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What does a significant Q wave indicate?

What does a significant Q wave indicate?

Technically, a Q wave indicates that the net direction of early ventricular depolarization (QRS) electrical forces projects toward the negative pole of the lead axis in question. Although prominent Q waves are a characteristic finding in myocardial infarction, they can also be seen in a number of noninfarct settings.

Which ECG leads have Q waves?

Small Q waves are present in the left precordial leads in more than 75 percent of normal subjects. They are seen most frequently in lead V6, less frequently in leads V5 and V4, and rarely in V3.

When do Q waves appear after MI?

Q waves may develop within one to two hours of the onset of symptoms of acute myocardial infarction, though often they take 12 hours and occasionally up to 24 hours to appear. The presence of pathological Q waves, however, does not necessarily indicate a completed infarct.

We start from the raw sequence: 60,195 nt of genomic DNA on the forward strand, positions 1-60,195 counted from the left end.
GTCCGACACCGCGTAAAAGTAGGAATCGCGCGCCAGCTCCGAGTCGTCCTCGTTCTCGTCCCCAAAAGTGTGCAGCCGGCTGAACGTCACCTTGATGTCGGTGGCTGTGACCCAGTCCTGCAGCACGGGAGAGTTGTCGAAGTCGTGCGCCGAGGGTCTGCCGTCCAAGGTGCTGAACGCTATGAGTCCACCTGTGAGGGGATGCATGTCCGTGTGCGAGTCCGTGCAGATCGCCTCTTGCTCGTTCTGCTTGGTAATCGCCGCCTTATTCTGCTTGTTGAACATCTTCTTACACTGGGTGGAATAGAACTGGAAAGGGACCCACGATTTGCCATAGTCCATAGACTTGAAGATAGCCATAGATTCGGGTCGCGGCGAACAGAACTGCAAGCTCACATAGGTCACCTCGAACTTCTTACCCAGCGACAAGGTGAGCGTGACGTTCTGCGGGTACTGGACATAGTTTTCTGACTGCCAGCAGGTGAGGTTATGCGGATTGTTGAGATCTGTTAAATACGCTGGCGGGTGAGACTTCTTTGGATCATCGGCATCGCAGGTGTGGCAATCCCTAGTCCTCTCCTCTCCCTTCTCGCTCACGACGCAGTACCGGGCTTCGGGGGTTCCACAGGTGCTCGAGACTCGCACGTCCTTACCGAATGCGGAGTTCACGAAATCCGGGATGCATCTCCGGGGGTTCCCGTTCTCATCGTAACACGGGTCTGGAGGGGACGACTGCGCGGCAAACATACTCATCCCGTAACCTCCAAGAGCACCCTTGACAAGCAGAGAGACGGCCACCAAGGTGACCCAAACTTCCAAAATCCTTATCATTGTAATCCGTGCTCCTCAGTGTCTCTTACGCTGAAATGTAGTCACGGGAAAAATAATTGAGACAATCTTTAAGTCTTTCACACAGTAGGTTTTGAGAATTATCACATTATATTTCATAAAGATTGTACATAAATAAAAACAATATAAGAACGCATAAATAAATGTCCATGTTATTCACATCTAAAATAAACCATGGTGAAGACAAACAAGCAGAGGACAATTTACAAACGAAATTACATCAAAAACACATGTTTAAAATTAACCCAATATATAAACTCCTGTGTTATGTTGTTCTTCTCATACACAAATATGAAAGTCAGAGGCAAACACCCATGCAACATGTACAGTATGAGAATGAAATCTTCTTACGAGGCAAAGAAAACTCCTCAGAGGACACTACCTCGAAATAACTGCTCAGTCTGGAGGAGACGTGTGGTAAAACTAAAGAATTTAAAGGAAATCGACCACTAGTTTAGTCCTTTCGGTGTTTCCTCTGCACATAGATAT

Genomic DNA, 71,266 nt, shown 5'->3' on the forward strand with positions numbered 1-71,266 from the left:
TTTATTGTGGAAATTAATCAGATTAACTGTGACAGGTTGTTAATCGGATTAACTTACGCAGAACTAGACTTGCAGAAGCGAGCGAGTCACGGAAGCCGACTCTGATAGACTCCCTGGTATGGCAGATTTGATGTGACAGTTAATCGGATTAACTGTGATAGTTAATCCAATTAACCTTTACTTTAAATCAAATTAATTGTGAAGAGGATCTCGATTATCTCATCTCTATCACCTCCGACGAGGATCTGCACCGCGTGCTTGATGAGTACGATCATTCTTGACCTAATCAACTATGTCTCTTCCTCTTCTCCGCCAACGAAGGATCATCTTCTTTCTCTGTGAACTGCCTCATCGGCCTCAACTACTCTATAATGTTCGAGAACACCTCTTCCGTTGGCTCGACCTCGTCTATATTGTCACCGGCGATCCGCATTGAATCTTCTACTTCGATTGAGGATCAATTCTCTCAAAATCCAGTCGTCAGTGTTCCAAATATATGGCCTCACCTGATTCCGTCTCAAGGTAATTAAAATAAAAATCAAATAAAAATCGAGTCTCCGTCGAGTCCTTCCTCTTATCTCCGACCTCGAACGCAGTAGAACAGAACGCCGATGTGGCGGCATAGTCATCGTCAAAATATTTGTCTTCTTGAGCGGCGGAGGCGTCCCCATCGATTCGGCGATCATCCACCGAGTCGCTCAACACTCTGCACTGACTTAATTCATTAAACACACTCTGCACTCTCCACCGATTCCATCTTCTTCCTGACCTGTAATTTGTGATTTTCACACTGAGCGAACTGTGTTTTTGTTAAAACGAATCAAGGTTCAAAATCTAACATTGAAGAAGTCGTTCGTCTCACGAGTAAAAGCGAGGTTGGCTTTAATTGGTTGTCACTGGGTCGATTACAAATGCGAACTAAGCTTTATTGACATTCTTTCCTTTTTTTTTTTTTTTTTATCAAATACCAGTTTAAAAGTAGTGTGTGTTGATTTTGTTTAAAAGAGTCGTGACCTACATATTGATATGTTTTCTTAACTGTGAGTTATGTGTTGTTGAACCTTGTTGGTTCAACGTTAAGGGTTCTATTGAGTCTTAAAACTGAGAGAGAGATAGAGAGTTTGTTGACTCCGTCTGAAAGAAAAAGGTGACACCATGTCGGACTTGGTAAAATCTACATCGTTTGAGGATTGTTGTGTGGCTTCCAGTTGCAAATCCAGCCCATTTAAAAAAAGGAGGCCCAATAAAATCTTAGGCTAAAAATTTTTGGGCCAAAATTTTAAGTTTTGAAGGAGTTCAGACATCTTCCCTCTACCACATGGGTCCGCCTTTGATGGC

What causes Q waves on ECG?

Pathologic Q waves are a sign of previous myocardial infarction. They are the result of absence of electrical activity. A myocardial infarction can be thought of as an elecrical ‘hole’ as scar tissue is electrically dead and therefore results in pathologic Q waves.

What are the ECG criteria for Q waves?

ECG criteria for pathological Q-waves (Q-wave infarction) Lead Definition of pathological Q-wave Normal variants V2–V3 ≥0,02 s or QS complex* None All other leads ≥0,03 s and ≥1 mm deep (or QS complex) Individuals with electrical axis 60–90°

How are Q waves used to diagnose STEMI?

Establishing a diagnosis of Q-wave infarction requires that pathological Q-waves be present in at least two anatomically contiguous leads. In patients with STEMI, ST-segment elevations and pathological Q-waves occur in the same leads, which is why pathological Q-waves can be used to localize the infarct area.

When do Q waves develop in myocardial infarction?

Myocardial infarction – particularly if extensive in size – typically manifests with pathological Q-waves. These Q-waves are wider and deeper than normally occurring Q-waves, and they are referred to as pathological Q-waves. They typically emerge between 6 and 16 hours after symptom onset, but may occasionally develop earlier.

Are there Q waves in the left heart?

They are usually absent from most leads of the ECG, but small Q waves are normal in the leads that observe the heart from the left;